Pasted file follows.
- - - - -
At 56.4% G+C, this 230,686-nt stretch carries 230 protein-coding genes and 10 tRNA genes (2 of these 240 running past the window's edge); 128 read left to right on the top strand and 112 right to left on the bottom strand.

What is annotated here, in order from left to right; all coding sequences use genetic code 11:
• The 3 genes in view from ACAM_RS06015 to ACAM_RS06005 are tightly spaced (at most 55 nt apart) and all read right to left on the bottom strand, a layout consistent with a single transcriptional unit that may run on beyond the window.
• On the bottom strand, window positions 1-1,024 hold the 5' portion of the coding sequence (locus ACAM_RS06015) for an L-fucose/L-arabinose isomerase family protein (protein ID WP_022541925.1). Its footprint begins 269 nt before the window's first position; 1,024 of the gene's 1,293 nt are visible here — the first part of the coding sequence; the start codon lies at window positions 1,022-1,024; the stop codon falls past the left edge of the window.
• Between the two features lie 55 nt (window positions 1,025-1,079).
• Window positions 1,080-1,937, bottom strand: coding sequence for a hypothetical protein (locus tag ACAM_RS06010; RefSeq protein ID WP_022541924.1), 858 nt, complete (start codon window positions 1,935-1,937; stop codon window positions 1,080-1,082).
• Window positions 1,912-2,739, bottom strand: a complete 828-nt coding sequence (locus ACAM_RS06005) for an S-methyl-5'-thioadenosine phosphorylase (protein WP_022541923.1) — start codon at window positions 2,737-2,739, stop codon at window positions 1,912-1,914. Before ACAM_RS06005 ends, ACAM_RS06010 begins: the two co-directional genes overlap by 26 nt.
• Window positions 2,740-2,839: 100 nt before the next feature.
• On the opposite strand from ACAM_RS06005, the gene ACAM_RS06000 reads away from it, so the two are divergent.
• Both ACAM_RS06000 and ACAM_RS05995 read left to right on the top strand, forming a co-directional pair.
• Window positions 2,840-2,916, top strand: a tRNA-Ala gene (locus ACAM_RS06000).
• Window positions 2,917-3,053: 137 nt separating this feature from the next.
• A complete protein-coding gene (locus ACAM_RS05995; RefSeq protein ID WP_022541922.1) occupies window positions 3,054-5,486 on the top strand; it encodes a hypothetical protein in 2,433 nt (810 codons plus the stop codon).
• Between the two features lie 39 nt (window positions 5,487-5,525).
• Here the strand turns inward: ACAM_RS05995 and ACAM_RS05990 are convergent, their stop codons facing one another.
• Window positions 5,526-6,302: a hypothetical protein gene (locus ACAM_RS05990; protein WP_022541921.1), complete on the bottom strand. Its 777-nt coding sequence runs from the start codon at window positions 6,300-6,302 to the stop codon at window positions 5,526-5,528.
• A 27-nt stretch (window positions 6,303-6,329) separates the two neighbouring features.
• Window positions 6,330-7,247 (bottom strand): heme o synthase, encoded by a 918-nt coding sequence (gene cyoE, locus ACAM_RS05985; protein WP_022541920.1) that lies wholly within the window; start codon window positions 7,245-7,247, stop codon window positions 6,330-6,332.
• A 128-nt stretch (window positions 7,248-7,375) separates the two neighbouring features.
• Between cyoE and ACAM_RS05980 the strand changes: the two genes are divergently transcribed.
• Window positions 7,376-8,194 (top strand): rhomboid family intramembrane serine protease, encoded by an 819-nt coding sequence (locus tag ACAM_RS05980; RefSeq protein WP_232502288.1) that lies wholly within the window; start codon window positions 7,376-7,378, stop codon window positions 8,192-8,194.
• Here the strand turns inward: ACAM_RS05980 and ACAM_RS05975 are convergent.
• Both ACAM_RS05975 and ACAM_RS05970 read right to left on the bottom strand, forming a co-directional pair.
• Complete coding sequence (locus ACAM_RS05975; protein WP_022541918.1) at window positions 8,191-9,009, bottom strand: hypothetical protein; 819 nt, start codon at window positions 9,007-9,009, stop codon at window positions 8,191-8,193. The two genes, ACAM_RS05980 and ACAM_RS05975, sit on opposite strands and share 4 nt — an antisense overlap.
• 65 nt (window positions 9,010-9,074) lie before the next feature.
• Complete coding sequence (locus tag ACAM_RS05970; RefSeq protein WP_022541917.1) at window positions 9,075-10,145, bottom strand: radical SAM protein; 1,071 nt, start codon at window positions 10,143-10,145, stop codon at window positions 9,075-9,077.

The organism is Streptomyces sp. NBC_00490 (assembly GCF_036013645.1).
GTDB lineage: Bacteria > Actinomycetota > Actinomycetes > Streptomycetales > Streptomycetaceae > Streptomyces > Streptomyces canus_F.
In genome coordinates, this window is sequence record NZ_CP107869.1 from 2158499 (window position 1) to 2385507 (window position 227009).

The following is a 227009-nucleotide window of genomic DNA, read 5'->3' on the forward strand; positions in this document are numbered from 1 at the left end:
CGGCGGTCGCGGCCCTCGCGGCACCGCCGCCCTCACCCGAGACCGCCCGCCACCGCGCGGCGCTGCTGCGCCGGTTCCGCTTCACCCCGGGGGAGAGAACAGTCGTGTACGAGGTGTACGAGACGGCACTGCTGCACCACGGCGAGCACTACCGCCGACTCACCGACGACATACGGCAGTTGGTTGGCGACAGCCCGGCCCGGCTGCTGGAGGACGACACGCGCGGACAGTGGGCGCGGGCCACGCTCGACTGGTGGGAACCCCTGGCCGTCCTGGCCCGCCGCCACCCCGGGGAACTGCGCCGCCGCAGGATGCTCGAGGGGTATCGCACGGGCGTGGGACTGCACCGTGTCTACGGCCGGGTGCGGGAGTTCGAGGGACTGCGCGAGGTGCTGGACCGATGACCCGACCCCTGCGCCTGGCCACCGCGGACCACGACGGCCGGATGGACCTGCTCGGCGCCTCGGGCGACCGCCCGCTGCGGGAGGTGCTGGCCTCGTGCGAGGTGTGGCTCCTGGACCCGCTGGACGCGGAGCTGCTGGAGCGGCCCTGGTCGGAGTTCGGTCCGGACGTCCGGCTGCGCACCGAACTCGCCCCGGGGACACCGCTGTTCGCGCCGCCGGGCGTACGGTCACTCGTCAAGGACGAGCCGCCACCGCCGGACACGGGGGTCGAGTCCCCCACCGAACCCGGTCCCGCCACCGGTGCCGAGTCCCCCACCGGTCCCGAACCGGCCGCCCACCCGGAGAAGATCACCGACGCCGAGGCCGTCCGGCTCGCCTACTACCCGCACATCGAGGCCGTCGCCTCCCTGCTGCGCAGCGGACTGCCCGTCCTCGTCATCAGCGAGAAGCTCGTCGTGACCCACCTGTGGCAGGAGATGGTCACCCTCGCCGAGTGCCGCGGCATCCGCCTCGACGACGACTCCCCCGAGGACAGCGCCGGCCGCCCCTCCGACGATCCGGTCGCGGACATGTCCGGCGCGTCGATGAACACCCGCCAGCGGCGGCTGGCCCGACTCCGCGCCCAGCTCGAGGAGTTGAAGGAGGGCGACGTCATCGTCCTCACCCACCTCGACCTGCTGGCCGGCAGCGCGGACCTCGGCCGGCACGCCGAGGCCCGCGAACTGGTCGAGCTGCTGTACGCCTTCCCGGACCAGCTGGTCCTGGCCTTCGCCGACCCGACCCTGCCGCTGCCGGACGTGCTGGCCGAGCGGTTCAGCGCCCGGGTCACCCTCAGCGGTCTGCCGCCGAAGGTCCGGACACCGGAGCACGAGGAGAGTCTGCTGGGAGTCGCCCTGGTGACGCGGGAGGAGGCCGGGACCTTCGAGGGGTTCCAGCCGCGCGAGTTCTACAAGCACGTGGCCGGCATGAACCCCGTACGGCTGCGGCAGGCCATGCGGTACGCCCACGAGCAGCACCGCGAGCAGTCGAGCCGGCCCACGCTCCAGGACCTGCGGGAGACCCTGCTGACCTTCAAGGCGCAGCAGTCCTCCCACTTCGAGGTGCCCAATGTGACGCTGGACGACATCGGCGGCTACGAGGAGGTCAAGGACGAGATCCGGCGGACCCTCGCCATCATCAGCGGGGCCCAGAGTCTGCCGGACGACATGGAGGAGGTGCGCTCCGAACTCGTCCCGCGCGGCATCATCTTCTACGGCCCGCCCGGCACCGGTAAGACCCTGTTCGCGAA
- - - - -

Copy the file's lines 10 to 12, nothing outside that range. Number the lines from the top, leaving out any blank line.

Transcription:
• Both ACAM_RS06000 and ACAM_RS05995 read left to right on the top strand, forming a co-directional pair.
• Window positions 2,840-2,916, top strand: a tRNA-Ala gene (locus ACAM_RS06000).
• Window positions 2,917-3,053: 137 nt separating this feature from the next.